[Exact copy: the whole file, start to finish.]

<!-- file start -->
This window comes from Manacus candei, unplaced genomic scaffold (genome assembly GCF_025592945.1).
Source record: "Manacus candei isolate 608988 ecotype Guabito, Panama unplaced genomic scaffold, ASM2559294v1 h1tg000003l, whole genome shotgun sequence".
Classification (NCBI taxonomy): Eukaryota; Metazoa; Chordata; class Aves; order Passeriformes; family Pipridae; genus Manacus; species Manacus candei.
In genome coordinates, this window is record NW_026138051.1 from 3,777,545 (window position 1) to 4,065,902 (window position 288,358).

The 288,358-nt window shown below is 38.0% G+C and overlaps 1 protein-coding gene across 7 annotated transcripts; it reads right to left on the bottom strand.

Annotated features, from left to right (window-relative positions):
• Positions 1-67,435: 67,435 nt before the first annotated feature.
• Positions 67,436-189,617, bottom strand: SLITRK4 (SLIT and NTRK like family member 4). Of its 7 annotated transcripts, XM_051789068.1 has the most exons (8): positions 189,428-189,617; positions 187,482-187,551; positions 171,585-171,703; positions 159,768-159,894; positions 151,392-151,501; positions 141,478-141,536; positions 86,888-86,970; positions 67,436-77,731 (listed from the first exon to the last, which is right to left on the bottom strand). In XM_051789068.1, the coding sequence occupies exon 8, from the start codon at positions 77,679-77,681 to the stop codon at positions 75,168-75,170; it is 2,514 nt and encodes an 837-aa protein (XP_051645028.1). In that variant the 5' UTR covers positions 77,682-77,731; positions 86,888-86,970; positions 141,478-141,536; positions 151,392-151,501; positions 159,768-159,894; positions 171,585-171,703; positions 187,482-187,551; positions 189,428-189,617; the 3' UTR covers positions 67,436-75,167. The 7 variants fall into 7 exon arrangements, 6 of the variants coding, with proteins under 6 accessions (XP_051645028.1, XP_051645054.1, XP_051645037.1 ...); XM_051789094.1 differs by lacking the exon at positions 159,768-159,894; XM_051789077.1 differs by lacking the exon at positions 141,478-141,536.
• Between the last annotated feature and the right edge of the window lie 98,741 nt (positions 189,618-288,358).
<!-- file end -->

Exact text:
This window comes from Manacus candei, unplaced genomic scaffold (genome assembly GCF_025592945.1).
Source record: "Manacus candei isolate 608988 ecotype Guabito, Panama unplaced genomic scaffold, ASM2559294v1 h1tg000003l, whole genome shotgun sequence".
Classification (NCBI taxonomy): Eukaryota; Metazoa; Chordata; class Aves; order Passeriformes; family Pipridae; genus Manacus; species Manacus candei.
In genome coordinates, this window is record NW_026138051.1 from 3,777,545 (window position 1) to 4,065,902 (window position 288,358).

The 288,358-nt window shown below is 38.0% G+C and overlaps 1 protein-coding gene across 7 annotated transcripts; it reads right to left on the bottom strand.

Annotated features, from left to right (window-relative positions):
• Positions 1-67,435: 67,435 nt before the first annotated feature.
• Positions 67,436-189,617, bottom strand: SLITRK4 (SLIT and NTRK like family member 4). Of its 7 annotated transcripts, XM_051789068.1 has the most exons (8): positions 189,428-189,617; positions 187,482-187,551; positions 171,585-171,703; positions 159,768-159,894; positions 151,392-151,501; positions 141,478-141,536; positions 86,888-86,970; positions 67,436-77,731 (listed from the first exon to the last, which is right to left on the bottom strand). In XM_051789068.1, the coding sequence occupies exon 8, from the start codon at positions 77,679-77,681 to the stop codon at positions 75,168-75,170; it is 2,514 nt and encodes an 837-aa protein (XP_051645028.1). In that variant the 5' UTR covers positions 77,682-77,731; positions 86,888-86,970; positions 141,478-141,536; positions 151,392-151,501; positions 159,768-159,894; positions 171,585-171,703; positions 187,482-187,551; positions 189,428-189,617; the 3' UTR covers positions 67,436-75,167. The 7 variants fall into 7 exon arrangements, 6 of the variants coding, with proteins under 6 accessions (XP_051645028.1, XP_051645054.1, XP_051645037.1 ...); XM_051789094.1 differs by lacking the exon at positions 159,768-159,894; XM_051789077.1 differs by lacking the exon at positions 141,478-141,536.
• Between the last annotated feature and the right edge of the window lie 98,741 nt (positions 189,618-288,358).